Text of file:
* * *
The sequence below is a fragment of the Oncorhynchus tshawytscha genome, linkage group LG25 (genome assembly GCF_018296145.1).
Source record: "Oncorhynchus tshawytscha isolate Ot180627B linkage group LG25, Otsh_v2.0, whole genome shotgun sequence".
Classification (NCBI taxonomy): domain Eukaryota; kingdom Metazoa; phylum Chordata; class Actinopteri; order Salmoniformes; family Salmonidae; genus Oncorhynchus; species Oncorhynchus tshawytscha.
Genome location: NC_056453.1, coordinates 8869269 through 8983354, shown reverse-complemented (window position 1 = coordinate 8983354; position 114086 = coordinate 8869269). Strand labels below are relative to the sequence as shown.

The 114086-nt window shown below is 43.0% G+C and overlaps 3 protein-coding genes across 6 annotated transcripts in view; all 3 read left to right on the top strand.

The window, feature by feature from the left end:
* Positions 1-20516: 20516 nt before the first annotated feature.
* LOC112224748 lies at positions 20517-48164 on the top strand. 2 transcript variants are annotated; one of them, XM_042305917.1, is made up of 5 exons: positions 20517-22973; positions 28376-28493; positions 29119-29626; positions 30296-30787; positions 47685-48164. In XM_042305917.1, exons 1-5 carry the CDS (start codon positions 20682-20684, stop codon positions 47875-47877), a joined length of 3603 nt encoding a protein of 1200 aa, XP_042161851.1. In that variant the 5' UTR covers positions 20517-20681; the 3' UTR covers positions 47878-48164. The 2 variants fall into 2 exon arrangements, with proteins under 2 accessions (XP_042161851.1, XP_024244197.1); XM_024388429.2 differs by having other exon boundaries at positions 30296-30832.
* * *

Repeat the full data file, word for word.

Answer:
The sequence below is a fragment of the Oncorhynchus tshawytscha genome, linkage group LG25 (genome assembly GCF_018296145.1).
Source record: "Oncorhynchus tshawytscha isolate Ot180627B linkage group LG25, Otsh_v2.0, whole genome shotgun sequence".
Classification (NCBI taxonomy): domain Eukaryota; kingdom Metazoa; phylum Chordata; class Actinopteri; order Salmoniformes; family Salmonidae; genus Oncorhynchus; species Oncorhynchus tshawytscha.
Genome location: NC_056453.1, coordinates 8869269 through 8983354, shown reverse-complemented (window position 1 = coordinate 8983354; position 114086 = coordinate 8869269). Strand labels below are relative to the sequence as shown.

The 114086-nt window shown below is 43.0% G+C and overlaps 3 protein-coding genes across 6 annotated transcripts in view; all 3 read left to right on the top strand.

The window, feature by feature from the left end:
* Positions 1-20516: 20516 nt before the first annotated feature.
* LOC112224748 lies at positions 20517-48164 on the top strand. 2 transcript variants are annotated; one of them, XM_042305917.1, is made up of 5 exons: positions 20517-22973; positions 28376-28493; positions 29119-29626; positions 30296-30787; positions 47685-48164. In XM_042305917.1, exons 1-5 carry the CDS (start codon positions 20682-20684, stop codon positions 47875-47877), a joined length of 3603 nt encoding a protein of 1200 aa, XP_042161851.1. In that variant the 5' UTR covers positions 20517-20681; the 3' UTR covers positions 47878-48164. The 2 variants fall into 2 exon arrangements, with proteins under 2 accessions (XP_042161851.1, XP_024244197.1); XM_024388429.2 differs by having other exon boundaries at positions 30296-30832.